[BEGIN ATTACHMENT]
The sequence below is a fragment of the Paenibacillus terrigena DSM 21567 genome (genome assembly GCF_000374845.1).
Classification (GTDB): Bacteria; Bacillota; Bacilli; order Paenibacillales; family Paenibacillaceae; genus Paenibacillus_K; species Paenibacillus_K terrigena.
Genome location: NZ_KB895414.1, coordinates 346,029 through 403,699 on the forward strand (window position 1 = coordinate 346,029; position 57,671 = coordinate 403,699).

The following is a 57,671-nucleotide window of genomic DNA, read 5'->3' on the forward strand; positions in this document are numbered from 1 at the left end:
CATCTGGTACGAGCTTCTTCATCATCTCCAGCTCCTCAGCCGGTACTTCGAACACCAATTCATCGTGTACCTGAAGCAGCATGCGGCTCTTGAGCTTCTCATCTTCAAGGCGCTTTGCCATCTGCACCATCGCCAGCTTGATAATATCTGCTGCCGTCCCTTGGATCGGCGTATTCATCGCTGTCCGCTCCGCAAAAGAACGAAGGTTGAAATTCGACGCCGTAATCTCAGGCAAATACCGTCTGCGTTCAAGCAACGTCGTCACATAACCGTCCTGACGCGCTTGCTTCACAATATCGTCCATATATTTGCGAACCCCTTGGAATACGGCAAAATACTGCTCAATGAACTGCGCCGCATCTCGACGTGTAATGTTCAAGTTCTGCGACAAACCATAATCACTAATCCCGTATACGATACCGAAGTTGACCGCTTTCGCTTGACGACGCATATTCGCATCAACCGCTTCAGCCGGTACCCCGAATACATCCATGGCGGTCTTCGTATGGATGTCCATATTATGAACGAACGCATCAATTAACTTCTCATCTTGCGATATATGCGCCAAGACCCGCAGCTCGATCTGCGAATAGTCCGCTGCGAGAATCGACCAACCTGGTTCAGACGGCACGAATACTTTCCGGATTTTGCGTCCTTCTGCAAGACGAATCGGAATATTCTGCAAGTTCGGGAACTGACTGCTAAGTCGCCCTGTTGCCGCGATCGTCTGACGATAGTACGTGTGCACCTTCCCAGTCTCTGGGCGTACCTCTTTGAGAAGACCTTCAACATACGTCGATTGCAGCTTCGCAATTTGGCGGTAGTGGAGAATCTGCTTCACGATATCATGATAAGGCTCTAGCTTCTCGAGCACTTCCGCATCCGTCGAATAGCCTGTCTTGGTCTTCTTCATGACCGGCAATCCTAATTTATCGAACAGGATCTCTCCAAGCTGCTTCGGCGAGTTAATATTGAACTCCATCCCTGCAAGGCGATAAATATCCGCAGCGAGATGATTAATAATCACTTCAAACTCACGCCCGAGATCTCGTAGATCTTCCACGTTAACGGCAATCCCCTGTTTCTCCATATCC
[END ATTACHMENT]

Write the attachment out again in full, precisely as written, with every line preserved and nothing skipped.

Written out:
The sequence below is a fragment of the Paenibacillus terrigena DSM 21567 genome (genome assembly GCF_000374845.1).
Classification (GTDB): Bacteria; Bacillota; Bacilli; order Paenibacillales; family Paenibacillaceae; genus Paenibacillus_K; species Paenibacillus_K terrigena.
Genome location: NZ_KB895414.1, coordinates 346,029 through 403,699 on the forward strand (window position 1 = coordinate 346,029; position 57,671 = coordinate 403,699).

The following is a 57,671-nucleotide window of genomic DNA, read 5'->3' on the forward strand; positions in this document are numbered from 1 at the left end:
CATCTGGTACGAGCTTCTTCATCATCTCCAGCTCCTCAGCCGGTACTTCGAACACCAATTCATCGTGTACCTGAAGCAGCATGCGGCTCTTGAGCTTCTCATCTTCAAGGCGCTTTGCCATCTGCACCATCGCCAGCTTGATAATATCTGCTGCCGTCCCTTGGATCGGCGTATTCATCGCTGTCCGCTCCGCAAAAGAACGAAGGTTGAAATTCGACGCCGTAATCTCAGGCAAATACCGTCTGCGTTCAAGCAACGTCGTCACATAACCGTCCTGACGCGCTTGCTTCACAATATCGTCCATATATTTGCGAACCCCTTGGAATACGGCAAAATACTGCTCAATGAACTGCGCCGCATCTCGACGTGTAATGTTCAAGTTCTGCGACAAACCATAATCACTAATCCCGTATACGATACCGAAGTTGACCGCTTTCGCTTGACGACGCATATTCGCATCAACCGCTTCAGCCGGTACCCCGAATACATCCATGGCGGTCTTCGTATGGATGTCCATATTATGAACGAACGCATCAATTAACTTCTCATCTTGCGATATATGCGCCAAGACCCGCAGCTCGATCTGCGAATAGTCCGCTGCGAGAATCGACCAACCTGGTTCAGACGGCACGAATACTTTCCGGATTTTGCGTCCTTCTGCAAGACGAATCGGAATATTCTGCAAGTTCGGGAACTGACTGCTAAGTCGCCCTGTTGCCGCGATCGTCTGACGATAGTACGTGTGCACCTTCCCAGTCTCTGGGCGTACCTCTTTGAGAAGACCTTCAACATACGTCGATTGCAGCTTCGCAATTTGGCGGTAGTGGAGAATCTGCTTCACGATATCATGATAAGGCTCTAGCTTCTCGAGCACTTCCGCATCCGTCGAATAGCCTGTCTTGGTCTTCTTCATGACCGGCAATCCTAATTTATCGAACAGGATCTCTCCAAGCTGCTTCGGCGAGTTAATATTGAACTCCATCCCTGCAAGGCGATAAATATCCGCAGCGAGATGATTAATAATCACTTCAAACTCACGCCCGAGATCTCGTAGATCTTCCACGTTAACGGCAATCCCCTGTTTCTCCATATCC